In the last week we've seen two significant stories that further suggest RIM is losing what was once its iron-clad grip on corporate IT departments.
The giant energy company Halliburton, and the National Oceanic and Atmospheric Administration (NOAA) are both said to be giving up BlackBerry deployments in favor of Apple's iPhone and iPad.
In fact, in the case of NOAA, an official memo obtained by The Loop reportedly says that BlackBerry is being removed from the administration's list of supported devices.
So what does all this mean in the short term and long term? What is RIM doing to address it? That's what I'd like to talk about.
If we think back to how RIM became such a strong force in the smartphone marketplace, it started with the enterprise. BlackBerry was built as a solution for mobile access to email in the corporate market. It was built to address the needs of IT departments and executives. As with all new technologies, it was expensive, and a luxury item for those who had one.
RIM ended up in the consumer market "by accident", as they often explain. That's probably not the best explanation because it surely wasn't an accident. Laser printers started in the enterprise, but now they're commonplace. I wouldn't call that an accident. It was just the natural evolution of demand.
Same with smartphones. They got cheaper, and instead of just corporate types wanting them so did spouses, nannies, children and friends. And let's not forget the self employed or consultant types who have no need for BES, and are buying through ordinary consumer channels.
Today, the consumers hold the power. This argument was well explained by David Lynch in his recent article at the Ottawa Business Journal.
A friend of mine who works in engineering sales for a $20 billion electronics supplier explained to me how his regional president simply "decided" that all VPs would get iPads. Despite pushback from IT, the technical folks had to find a way to make it work.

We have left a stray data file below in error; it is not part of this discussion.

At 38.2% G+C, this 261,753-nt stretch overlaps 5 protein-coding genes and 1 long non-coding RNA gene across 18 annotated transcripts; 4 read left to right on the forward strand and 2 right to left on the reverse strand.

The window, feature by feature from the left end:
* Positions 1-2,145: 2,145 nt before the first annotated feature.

So IT departments are facing pressure from employees who want to bring their own device, and from heavy-hitting executives who (acting like consumers), just enforce their wishes on the company.
The result? The focus on security is lessened, and companies settle for "good enough" .
Now let's talk about Halliburton, NOAA, and any other company that shifts from BlackBerry to iPhone. The fact is, this is inevitable if you believe that consumers are driving the market.
Put another way, these corporate moves are the tail rather than the dog. They are the lagging indicator rather than the leading indicator. The consumers are the ones to watch. The corporations simply follow.
RIM understood the need to serve consumers a few years ago. They may have been slow in getting moving, but they're well on their way to delivering a compelling consumer experience.
Unlike the Java-based BlackBerry operating systems of today, BlackBerry 10 is built around the needs of a consumer, rather than the needs of enterprise. But because of RIM's enterprise legacy, the OS also gets all of the IT-friendly goodness baked in.
BlackBerry Balance is a perfect example. First introduced as part of the BlackBerry 7 OS, Balance gives employees a personal partition on the device, while IT gets to have full control over the enterprise partition. Work emails can't be copied and pasted into a personal account, for example. If an employee leaves a company with his personal BlackBerry in his hands, the IT department can remotely wipe just the corporate email and apps, leaving the personal part of the device untouched.
The importance of BlackBerry Balance shouldn't be understated. If given the choice between two platforms that are equally powerful and user-friendly, IT will naturally chose the platform that has better security and manageability. But the actual user (the employee) could care less.
So BlackBerry Balance gives IT a way to push back against executives who ask for a wholesale shift to another platform, such as seems to be the case with Halliburton and NOAA.
But as we've seen, IT pushback is futile when the consumer friendliness of the alternative platform is far superior. This explains why it is so critical for RIM to deliver a top notch user experience to consumers first, rather than worry about the feature list of BES.
Here's the bottom line as I see it: Losing corporate customers is never good. But in the short term, it's simply the obvious result of RIM's mistakes over the past few years. Let's face it - the iPhone and iPad and iOS are fantastic products. It's natural to see some companies defect. It's not a death blow to RIM by any means.
And in the long term, if BlackBerry 10 delivers on its promises, I think RIM stands an excellent chance of remaining the defacto choice among corporate mobility solutions. But this depends entirely on their execution.
It always seems to come back to execution, doesn't it?